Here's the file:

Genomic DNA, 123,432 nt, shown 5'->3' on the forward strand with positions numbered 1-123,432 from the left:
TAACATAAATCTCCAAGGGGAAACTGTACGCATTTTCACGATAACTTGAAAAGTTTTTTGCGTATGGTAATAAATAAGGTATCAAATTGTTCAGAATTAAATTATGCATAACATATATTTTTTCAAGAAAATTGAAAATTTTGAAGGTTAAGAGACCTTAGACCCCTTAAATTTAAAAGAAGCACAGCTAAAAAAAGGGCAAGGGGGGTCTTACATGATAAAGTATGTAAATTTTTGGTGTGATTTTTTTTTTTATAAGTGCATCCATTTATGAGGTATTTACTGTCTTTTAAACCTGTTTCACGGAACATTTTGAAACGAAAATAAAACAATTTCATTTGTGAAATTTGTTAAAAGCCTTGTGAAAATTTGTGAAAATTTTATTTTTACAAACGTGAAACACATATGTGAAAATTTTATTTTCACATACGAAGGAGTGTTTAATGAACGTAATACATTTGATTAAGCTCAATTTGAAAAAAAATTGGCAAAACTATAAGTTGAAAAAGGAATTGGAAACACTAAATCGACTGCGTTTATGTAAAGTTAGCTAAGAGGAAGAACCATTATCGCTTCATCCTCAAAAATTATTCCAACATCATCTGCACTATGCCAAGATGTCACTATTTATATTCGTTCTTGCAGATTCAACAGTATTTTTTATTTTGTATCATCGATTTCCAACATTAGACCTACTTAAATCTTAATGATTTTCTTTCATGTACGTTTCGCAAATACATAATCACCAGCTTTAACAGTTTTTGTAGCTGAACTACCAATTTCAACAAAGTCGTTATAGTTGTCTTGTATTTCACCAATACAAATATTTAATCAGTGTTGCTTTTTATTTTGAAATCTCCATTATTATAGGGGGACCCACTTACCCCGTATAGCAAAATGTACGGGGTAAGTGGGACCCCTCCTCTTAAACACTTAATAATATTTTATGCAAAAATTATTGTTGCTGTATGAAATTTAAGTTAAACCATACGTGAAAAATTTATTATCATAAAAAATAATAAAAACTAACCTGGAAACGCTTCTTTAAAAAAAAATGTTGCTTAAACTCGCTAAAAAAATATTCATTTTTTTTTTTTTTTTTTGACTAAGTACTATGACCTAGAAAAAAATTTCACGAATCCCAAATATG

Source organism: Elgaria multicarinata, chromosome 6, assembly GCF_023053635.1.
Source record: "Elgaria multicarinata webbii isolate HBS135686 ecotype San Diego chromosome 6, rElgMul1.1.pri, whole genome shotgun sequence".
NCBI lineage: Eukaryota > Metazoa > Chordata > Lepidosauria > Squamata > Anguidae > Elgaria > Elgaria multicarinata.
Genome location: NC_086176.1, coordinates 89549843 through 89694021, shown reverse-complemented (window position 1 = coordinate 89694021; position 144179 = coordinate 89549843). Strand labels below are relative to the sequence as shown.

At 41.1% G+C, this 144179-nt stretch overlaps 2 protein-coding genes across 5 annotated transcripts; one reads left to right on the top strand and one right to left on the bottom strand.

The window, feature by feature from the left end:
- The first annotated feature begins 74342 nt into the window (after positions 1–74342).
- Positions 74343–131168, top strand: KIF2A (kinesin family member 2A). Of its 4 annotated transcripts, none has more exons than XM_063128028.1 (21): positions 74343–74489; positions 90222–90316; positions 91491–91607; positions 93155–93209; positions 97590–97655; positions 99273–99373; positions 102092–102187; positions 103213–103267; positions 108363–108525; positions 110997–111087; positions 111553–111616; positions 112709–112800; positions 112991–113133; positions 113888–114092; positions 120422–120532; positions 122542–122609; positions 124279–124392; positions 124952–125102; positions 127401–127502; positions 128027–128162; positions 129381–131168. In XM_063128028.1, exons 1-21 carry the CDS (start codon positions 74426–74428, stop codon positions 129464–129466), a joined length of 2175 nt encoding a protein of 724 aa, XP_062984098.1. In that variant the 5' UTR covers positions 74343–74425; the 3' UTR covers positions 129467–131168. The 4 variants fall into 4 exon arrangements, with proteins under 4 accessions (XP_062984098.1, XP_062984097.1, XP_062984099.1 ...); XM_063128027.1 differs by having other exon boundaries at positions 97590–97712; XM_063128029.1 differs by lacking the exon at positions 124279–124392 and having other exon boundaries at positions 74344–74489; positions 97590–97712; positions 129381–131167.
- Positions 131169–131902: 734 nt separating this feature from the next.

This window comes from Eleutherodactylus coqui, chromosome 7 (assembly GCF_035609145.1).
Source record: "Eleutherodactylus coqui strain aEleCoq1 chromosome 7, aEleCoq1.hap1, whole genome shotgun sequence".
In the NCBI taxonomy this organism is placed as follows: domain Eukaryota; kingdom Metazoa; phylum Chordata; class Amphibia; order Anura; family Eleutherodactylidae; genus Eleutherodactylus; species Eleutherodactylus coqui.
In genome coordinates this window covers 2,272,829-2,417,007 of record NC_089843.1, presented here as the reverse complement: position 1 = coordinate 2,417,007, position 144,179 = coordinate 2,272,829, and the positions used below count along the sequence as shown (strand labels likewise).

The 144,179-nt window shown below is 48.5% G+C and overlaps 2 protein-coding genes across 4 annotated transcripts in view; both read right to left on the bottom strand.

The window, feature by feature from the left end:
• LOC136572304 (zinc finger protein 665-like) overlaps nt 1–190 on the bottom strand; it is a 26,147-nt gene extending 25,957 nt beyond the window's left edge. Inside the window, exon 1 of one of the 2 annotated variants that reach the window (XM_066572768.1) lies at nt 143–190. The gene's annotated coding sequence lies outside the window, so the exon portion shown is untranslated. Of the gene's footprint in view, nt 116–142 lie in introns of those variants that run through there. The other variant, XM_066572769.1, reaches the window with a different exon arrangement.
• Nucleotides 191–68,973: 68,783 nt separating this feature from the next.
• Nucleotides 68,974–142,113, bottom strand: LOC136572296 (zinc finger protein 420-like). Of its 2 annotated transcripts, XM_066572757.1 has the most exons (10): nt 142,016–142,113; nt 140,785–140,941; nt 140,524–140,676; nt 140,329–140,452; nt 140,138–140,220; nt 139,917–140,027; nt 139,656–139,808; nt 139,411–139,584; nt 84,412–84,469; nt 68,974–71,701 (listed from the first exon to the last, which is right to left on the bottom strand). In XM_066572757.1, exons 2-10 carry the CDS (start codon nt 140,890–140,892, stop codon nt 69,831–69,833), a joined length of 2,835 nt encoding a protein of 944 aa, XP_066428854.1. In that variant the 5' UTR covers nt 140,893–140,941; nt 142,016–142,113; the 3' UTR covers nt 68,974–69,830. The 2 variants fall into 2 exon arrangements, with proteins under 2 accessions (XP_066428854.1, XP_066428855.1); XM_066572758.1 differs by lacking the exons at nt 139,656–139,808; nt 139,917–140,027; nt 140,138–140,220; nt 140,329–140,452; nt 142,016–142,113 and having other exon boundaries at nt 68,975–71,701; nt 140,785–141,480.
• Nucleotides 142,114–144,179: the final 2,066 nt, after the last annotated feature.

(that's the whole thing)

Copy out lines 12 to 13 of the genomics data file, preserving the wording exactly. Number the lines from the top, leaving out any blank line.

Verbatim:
This window comes from Eleutherodactylus coqui, chromosome 7 (assembly GCF_035609145.1).
Source record: "Eleutherodactylus coqui strain aEleCoq1 chromosome 7, aEleCoq1.hap1, whole genome shotgun sequence".